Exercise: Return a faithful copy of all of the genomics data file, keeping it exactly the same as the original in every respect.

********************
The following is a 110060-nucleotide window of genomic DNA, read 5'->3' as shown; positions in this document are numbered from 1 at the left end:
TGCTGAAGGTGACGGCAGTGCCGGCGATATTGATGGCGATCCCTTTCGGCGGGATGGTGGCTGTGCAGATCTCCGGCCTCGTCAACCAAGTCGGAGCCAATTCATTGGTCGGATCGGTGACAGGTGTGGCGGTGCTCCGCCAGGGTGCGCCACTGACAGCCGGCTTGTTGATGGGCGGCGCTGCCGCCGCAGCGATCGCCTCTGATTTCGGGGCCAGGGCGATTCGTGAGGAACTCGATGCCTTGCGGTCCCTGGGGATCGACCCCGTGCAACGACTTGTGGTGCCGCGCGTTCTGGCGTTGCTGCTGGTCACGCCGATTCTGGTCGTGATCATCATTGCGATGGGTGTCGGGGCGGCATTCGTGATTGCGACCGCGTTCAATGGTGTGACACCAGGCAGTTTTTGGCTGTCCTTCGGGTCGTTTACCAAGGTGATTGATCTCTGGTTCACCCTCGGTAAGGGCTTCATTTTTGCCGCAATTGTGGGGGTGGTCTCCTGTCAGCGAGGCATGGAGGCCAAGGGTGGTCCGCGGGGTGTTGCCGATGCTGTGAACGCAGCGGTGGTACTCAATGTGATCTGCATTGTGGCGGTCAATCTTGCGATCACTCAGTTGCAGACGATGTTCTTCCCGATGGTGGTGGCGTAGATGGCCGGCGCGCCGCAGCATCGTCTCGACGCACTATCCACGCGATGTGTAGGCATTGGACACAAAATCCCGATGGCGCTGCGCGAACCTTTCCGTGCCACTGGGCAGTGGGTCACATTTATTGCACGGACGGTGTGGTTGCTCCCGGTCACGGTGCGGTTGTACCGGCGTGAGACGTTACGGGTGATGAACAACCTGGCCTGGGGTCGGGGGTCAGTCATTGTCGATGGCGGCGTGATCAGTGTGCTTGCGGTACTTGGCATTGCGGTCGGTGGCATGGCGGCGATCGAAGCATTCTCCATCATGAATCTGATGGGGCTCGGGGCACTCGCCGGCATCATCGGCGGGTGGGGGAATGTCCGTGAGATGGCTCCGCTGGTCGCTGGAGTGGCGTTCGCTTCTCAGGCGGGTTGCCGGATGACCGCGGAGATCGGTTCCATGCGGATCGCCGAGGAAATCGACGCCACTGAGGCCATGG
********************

The following is a 110060-nucleotide window of genomic DNA, read 5'->3' as shown; positions in this document are numbered from 1 at the left end:
TGCTGAAGGTGACGGCAGTGCCGGCGATATTGATGGCGATCCCTTTCGGCGGGATGGTGGCTGTGCAGATCTCCGGCCTCGTCAACCAAGTCGGAGCCAATTCATTGGTCGGATCGGTGACAGGTGTGGCGGTGCTCCGCCAGGGTGCGCCACTGACAGCCGGCTTGTTGATGGGCGGCGCTGCCGCCGCAGCGATCGCCTCTGATTTCGGGGCCAGGGCGATTCGTGAGGAACTCGATGCCTTGCGGTCCCTGGGGATCGACCCCGTGCAACGACTTGTGGTGCCGCGCGTTCTGGCGTTGCTGCTGGTCACGCCGATTCTGGTCGTGATCATCATTGCGATGGGTGTCGGGGCGGCATTCGTGATTGCGACCGCGTTCAATGGTGTGACACCAGGCAGTTTTTGGCTGTCCTTCGGGTCGTTTACCAAGGTGATTGATCTCTGGTTCACCCTCGGTAAGGGCTTCATTTTTGCCGCAATTGTGGGGGTGGTCTCCTGTCAGCGAGGCATGGAGGCCAAGGGTGGTCCGCGGGGTGTTGCCGATGCTGTGAACGCAGCGGTGGTACTCAATGTGATCTGCATTGTGGCGGTCAATCTTGCGATCACTCAGTTGCAGACGATGTTCTTCCCGATGGTGGTGGCGTAGATGGCCGGCGCGCCGCAGCATCGTCTCGACGCACTATCCACGCGATGTGTAGGCATTGGACACAAAATCCCGATGGCGCTGCGCGAACCTTTCCGTGCCACTGGGCAGTGGGTCACATTTATTGCACGGACGGTGTGGTTGCTCCCGGTCACGGTGCGGTTGTACCGGCGTGAGACGTTACGGGTGATGAACAACCTGGCCTGGGGTCGGGGGTCAGTCATTGTCGATGGCGGCGTGATCAGTGTGCTTGCGGTACTTGGCATTGCGGTCGGTGGCATGGCGGCGATCGAAGCATTCTCCATCATGAATCTGATGGGGCTCGGGGCACTCGCCGGCATCATCGGCGGGTGGGGGAATGTCCGTGAGATGGCTCCGCTGGTCGCTGGAGTGGCGTTCGCTTCTCAGGCGGGTTGCCGGATGACCGCGGAGATCGGTTCCATGCGGATCGCCGAGGAAATCGACGCCACTGAGGCCATGG